General Studies Contemporary Issues 06; UPSC 2020 : Recently, Chhattisgarh government challenged the constitutional validity of the National Investigation Act, 2008 in the Supreme Court. Petition filed by the state government has argued that the NIA should have no power over state policing matters.
What is the NIA 2008?
The National Investigation Agency is a government agency created along the lines of the FBI in the United States, by the then Congress Government in 2008. This agency is more powerful than the CBI.
It gives the NIA powers to take suo motu cognisance of terror activities in any part of India and register a case, to enter any state without permission from the state government, and to investigate and arrest people.
In its title, the object of the law is defined as follows:
“An Act to constitute an investigation agency at the national level to investigate and prosecute offences affecting the sovereignty, security and integrity of India, security of State, friendly relations with foreign States and offences under Acts enacted to implement international treaties, agreements, conventions and resolutions of the United Nations, its agencies and other international organisations and for matters connected therewith or incidental thereto.”
Offences brought under the NIA 2008
Offenses under Atomic Energy Act, Unlawful Activities Prevention Act, Anti-Hijacking Act, Suppression of Unlawful Acts against Safety of Civil Aviation Act, SAARC Convention (Suppression of Terrorism) Act, Suppression of Unlawful Acts Against Safety of Maritime Navigation and Fixed Platforms on Continental Shelf Act, Weapons of Mass Destruction and their Delivery Systems (Prohibition of Unlawful Activities) Act and several sections under the Indian Penal Code were brought under the NIA 2008.
According to the NIA Act 2008, Section 6(4) allows the central government to direct the agency to investigate an offence if it deems it fit and if the offence comes under the scheduled offences that NIA can look into.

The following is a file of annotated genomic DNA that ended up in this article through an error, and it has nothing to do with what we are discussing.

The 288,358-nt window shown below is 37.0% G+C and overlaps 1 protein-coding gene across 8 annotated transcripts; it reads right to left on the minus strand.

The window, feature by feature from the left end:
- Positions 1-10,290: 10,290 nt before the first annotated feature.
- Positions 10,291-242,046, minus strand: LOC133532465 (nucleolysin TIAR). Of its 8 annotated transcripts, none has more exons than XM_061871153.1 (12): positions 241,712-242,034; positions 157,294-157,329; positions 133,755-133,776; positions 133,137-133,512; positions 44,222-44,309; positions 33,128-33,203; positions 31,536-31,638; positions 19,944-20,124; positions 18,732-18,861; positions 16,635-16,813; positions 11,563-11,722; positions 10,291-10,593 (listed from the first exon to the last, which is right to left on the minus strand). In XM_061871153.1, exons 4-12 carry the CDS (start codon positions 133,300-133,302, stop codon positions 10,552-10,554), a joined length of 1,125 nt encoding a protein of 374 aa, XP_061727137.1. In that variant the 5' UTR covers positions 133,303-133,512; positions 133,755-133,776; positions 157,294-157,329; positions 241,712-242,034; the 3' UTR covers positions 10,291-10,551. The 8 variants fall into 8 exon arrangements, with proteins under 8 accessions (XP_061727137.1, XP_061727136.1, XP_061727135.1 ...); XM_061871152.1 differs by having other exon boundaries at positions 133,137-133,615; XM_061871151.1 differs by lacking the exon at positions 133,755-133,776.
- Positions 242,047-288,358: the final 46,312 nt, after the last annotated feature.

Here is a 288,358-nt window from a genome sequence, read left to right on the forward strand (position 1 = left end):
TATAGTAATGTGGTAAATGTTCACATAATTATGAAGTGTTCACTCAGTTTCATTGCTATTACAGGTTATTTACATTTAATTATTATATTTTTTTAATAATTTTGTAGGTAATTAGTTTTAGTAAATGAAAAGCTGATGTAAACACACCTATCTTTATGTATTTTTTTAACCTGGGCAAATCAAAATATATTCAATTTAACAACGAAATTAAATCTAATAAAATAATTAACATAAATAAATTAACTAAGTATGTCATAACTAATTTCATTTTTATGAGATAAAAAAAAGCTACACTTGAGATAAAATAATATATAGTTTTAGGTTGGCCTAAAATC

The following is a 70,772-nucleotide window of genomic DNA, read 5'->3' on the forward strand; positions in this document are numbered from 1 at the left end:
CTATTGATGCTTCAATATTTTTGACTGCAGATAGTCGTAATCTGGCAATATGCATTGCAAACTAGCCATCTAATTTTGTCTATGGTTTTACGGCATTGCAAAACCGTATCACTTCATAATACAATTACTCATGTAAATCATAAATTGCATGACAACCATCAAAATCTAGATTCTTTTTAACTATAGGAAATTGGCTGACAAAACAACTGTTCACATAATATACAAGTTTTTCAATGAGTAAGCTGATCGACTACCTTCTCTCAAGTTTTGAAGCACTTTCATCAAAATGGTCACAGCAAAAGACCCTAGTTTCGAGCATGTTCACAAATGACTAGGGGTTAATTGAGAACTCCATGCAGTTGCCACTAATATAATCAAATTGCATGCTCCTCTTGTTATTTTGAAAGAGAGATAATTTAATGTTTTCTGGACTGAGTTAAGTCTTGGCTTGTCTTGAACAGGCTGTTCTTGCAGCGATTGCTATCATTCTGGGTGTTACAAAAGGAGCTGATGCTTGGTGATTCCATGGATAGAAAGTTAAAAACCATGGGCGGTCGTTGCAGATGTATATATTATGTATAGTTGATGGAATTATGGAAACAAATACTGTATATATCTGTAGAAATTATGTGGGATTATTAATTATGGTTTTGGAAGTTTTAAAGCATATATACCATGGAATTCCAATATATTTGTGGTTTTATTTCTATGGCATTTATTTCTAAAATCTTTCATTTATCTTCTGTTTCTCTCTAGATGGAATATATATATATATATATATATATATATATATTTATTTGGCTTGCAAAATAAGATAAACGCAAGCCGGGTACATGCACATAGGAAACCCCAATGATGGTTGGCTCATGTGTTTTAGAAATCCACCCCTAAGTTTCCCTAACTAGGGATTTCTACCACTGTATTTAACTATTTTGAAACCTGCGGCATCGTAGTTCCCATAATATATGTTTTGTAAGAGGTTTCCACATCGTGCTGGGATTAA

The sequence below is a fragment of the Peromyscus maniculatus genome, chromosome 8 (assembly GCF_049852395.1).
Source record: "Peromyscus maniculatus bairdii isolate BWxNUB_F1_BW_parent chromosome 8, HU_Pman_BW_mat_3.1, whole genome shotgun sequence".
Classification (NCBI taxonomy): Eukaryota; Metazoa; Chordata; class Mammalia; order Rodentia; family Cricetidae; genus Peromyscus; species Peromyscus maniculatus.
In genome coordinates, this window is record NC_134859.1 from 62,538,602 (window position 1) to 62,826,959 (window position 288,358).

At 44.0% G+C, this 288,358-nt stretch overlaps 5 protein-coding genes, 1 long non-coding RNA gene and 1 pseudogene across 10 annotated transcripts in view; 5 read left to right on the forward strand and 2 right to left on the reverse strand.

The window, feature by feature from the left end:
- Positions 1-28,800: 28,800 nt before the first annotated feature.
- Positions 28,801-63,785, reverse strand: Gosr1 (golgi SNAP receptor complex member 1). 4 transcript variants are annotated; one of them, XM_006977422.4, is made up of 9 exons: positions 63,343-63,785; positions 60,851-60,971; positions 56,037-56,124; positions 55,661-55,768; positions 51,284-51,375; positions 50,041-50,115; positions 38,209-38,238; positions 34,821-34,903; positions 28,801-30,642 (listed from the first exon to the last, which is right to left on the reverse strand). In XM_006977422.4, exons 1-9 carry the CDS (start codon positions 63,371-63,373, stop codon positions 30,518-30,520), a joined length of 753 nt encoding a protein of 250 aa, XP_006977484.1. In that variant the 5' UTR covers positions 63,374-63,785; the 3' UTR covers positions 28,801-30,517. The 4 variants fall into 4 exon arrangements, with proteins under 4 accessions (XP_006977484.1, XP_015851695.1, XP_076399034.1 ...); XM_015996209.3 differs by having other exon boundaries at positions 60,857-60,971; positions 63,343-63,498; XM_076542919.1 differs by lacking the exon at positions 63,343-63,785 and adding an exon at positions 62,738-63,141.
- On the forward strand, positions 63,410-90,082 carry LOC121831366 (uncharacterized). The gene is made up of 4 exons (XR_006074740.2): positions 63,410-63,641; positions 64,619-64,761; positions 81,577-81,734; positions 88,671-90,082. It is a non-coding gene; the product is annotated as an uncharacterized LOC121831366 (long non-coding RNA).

2019 NIA Amendment Act
The 2019 NIA Amendment Act expanded the type of offences that the investigative body could investigate and prosecute.
It added these new offences under the original act:
(i) human trafficking, (ii) offences related to counterfeit currency or bank notes, (iii) manufacture or sale of prohibited arms, (iv) cyber-terrorism, and (v) offences under the Explosive Substances Act, 1908.
Read more here.
General Studies Contemporary Issues 06: UPSC 2020 Mains Study Material
Arguments against the NIA Act 2008
- It violates states’ sovereignty, especially in the subject of policing.
- In the Constitutional scheme of thing, police is in the State List.
- State Police already have powers to investigate offences mentioned in the NIA Act, 2008.
- The concept of a federal crime does not exist in India. The Centre has unnecessarily encroached upon state’s jurisdiction through this act.
- Under the law, the NIA could take over cases if they fall under the offences mentioned in the Schedule of the Act.
- Under the NIA Act, 2008, it is not necessary to obtain consent from the concerned state before starting an investigation. Hence, it is violative of the federal principle enshrined in the Constitution.
- The provisions of the NIA Act “leave no room of coordination and precondition of consent” from the state government.